Predicting the cost of the consequences of a large nuclear accident in the UK

Ashley, S.F.; Vaughan, G.J.; Nuttall, W.J.; Thomas, P.J. and Higgins, N.A. (2017). Predicting the cost of the consequences of a large nuclear accident in the UK. Process Safety and Environmental Protection, 112 pp. 96–113.



Nuclear accidents have the potential to lead to significant off-site effects that require actions to minimise the radiological impacts on people. Such countermeasures may include sheltering, evacuation, restrictions on the sale of locally-grown food, and long-term relocation of the population amongst others. Countries with nuclear facilities draw up emergency preparedness plans, and put in place such provisions as distributing instructions and iodine prophylaxis to the local population. Their plans are applied in simulated exercises on a regular basis. The costs associated with emergency preparedness and the safety provisions to reduce the likelihood of an accident, and/or mitigate the consequences, are justified on the basis of the health risks and accident costs averted. There is, of course, only limited actual experience to indicate the likely costs so that much of the costing of accidents is based on calculations. This paper reviews the methodologies used, in particular the approach that has been developed in the UK, to appraise the costs of a hypothetical nuclear accident.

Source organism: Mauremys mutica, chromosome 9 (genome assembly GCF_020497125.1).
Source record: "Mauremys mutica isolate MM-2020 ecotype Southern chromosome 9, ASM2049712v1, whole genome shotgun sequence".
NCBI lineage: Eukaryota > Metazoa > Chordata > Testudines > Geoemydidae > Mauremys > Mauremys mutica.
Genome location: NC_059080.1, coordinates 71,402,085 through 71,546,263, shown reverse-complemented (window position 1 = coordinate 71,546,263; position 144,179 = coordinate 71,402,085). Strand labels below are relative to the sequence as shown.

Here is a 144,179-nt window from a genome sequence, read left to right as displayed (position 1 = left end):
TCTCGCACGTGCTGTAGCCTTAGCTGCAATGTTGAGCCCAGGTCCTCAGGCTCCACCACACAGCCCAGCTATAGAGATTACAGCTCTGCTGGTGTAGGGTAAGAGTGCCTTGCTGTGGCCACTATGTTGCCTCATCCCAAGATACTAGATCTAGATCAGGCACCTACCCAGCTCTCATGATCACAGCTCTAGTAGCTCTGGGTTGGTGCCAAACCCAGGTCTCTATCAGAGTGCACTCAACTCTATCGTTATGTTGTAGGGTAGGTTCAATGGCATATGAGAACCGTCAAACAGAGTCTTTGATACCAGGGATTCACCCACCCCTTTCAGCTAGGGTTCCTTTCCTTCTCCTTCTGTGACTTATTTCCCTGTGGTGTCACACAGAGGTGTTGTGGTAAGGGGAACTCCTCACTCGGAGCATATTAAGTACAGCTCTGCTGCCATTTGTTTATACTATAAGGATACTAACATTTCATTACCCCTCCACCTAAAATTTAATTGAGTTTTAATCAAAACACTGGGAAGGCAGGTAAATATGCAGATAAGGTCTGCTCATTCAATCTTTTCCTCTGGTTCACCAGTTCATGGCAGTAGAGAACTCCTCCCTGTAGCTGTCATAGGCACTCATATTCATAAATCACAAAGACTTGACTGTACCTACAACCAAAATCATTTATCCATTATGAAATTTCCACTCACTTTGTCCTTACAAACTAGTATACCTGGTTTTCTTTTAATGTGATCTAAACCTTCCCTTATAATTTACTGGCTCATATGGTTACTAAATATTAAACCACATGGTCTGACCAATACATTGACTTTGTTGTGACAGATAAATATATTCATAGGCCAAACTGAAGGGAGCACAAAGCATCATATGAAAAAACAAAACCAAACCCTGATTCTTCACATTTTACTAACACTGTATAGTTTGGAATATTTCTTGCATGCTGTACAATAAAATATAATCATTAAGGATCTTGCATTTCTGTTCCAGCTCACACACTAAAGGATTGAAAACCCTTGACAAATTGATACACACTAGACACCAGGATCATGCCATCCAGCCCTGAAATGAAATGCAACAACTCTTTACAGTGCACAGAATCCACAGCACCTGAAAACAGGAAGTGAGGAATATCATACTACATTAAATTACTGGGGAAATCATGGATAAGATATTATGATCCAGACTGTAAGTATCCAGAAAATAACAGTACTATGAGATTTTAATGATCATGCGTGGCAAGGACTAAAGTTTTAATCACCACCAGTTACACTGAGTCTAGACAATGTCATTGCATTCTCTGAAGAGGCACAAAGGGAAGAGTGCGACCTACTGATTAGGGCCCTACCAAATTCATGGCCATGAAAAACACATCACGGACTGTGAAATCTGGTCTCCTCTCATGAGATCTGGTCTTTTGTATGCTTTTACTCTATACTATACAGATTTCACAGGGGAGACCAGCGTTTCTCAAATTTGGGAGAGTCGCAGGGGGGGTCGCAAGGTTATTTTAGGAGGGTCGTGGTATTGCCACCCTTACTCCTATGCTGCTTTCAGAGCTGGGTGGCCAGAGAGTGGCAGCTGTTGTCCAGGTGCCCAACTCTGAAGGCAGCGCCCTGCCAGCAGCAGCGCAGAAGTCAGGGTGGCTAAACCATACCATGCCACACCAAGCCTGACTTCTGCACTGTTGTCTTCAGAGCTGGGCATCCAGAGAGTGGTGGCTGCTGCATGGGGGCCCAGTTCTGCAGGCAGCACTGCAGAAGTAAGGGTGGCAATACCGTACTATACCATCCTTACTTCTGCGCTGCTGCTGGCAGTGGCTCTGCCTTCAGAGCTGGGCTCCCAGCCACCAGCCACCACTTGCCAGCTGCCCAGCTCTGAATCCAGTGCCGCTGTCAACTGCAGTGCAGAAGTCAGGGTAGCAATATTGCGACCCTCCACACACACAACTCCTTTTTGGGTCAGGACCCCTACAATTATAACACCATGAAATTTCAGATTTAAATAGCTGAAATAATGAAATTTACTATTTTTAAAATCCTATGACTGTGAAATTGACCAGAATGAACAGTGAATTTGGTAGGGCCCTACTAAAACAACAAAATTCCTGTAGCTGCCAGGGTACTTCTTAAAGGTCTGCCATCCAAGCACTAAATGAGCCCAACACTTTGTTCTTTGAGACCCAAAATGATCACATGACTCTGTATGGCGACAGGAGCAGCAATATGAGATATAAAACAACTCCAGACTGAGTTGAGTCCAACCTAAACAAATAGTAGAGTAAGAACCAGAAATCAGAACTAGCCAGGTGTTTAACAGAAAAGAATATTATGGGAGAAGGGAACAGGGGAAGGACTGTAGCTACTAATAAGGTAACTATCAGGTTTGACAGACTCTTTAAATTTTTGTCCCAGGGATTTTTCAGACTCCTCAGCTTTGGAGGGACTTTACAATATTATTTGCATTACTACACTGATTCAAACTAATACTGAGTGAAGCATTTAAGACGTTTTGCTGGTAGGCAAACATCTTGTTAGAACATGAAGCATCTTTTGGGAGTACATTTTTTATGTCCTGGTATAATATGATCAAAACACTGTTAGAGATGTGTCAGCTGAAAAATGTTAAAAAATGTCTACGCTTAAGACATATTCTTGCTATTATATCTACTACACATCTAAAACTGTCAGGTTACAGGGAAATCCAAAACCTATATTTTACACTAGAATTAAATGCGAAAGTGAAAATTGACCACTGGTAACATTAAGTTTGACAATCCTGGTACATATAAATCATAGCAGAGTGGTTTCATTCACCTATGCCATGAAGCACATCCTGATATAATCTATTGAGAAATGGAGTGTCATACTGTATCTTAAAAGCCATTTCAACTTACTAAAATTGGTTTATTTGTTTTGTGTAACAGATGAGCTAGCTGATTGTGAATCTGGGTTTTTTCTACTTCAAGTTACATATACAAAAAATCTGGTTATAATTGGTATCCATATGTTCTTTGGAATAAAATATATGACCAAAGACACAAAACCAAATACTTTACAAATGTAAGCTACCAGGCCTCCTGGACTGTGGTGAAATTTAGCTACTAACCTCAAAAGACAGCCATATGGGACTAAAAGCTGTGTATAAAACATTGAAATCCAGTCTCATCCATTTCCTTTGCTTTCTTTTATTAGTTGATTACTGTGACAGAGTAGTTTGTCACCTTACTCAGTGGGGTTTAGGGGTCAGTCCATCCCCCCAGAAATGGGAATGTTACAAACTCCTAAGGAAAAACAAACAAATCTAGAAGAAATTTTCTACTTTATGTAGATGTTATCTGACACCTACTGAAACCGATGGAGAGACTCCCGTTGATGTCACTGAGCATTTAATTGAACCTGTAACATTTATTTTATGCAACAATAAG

Results of analysing a hypothetical nuclear accident at a fictitious reactor site within the United Kingdom are discussed in relation to the accidents at Three Mile Island 2, Chernobyl and Fukushima Dai-ichi.

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